[EM] Propose plain Approval first. Option enhancements can be later proposals.

Juho Laatu juho4880 at yahoo.co.uk
Mon Jan 30 01:21:45 PST 2012

On 30.1.2012, at 8.46, Kristofer Munsterhjelm wrote:

> We know that if some method X passes all criteria Y does and then some, we can suppose that X is better than Y.

I don't think criteria are black and white in that sense. It is quite possible that a method that meets all but one of the "important" criteria that we have chosen is worse than a method that does not meet any of those criteria. The reason is that some vulnerabilities are not meaningful in practical elections while some can make the method totally unusable.

I'd thus measure how well certain method meets some criterion rather than if it meeths that criterion absolutely in every theoretically possible sittuation.

In cryptography the overall strength of a system is quite typically as strong as the strenght of the weakest link. In the same way the overall vulnerability level of an election method is typically close to the vulnerability level of the most problematic vulnerability of it. That means that the key target is to improve the worst vulnerabilities, not to try to reduce the number of vulnerabilities against some chosen list of criteria, nor to agree on which criteria must be abolutely met fully (unless there are some criteria where every theoretical vulnerability is automatically also a serious problem also in practical elections).

> (At this point, some people try to get around methods failing certain criteria by saying "sure, it fails, but it doesn't fail where it counts".

"Doesn't fail where it counts" or "the vulnerability is not too bad".

> But it can easily lead to a lot of back-and-forth about what "where it counts" really means and what one really wants of an election method.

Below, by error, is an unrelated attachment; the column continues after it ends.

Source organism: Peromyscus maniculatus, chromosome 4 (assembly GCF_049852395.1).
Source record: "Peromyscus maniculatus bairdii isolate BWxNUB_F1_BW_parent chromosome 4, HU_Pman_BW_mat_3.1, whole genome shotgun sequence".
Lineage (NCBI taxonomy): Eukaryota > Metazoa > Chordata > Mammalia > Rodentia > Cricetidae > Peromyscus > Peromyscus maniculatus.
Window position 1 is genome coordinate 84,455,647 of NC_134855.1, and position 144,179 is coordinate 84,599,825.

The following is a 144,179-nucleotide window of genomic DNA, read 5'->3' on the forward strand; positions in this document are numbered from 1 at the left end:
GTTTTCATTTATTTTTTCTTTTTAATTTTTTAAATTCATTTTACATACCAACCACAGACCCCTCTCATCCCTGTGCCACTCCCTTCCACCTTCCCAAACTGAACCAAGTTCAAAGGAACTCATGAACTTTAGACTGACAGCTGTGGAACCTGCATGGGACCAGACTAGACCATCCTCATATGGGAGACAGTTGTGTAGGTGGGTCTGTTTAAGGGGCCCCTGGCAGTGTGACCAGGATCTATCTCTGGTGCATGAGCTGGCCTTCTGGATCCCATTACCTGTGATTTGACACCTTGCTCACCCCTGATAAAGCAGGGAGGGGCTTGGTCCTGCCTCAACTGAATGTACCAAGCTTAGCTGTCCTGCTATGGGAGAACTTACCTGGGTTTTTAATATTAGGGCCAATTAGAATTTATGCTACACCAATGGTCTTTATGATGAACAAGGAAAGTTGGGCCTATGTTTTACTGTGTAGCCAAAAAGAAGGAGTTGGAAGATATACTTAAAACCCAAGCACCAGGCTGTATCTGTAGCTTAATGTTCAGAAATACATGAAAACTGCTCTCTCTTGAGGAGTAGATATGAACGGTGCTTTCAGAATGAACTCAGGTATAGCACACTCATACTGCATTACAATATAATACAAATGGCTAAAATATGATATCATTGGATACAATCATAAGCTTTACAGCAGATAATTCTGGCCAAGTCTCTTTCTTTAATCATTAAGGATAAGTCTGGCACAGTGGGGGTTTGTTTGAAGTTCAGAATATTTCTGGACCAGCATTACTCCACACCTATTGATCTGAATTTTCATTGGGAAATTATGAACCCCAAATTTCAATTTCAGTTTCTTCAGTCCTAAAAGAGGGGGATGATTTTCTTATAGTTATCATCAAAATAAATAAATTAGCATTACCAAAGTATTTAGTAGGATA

Yes, unfortunately so. My approach is to look at the environment where one wants to use some particular method, and then see the level of damage that the vulnerabilities cause in that particular environment.

(There is no universally best election method. Different methods are good for different needs. That's why one can not determine the best method without knowing what the method is used for and in what kind of an environment.)

> Pass/fail, in contrast, is completely unambiguous. Either a method passes or it doesn't, and if a method passes a criterion everywhere, then obviously it passes it "where it counts", no matter where that might be.)

Yes, full comptibility is full compatibiliy everywhere, but using only on/off criteria does not give as accurate results as measuring criterion compatibility using some richer scale. For example some "black" results may be actually "white" in real life situations (i.e. vulnerable in theory but not in practice).

All interesting methods fail at least one criterion that sounds important and that is also important in the sense that some bad violations of it are in some methods also very bad in practice. That however doesn't mean that all methods would be useless or bad. One needs a balanced approach to all criteria in the spirit of making the overall vulnerability of a method small. This may sometimes mean allowing minor vulnerabilities somewhere in order to 1) make some other vulnerabilities less serious, or to 2) make the positive properties of the method better (e.g. to pick the best winner instead of resorting to some less good alternative, maybe as a result of optimizing the strategy resistance of the method too far).


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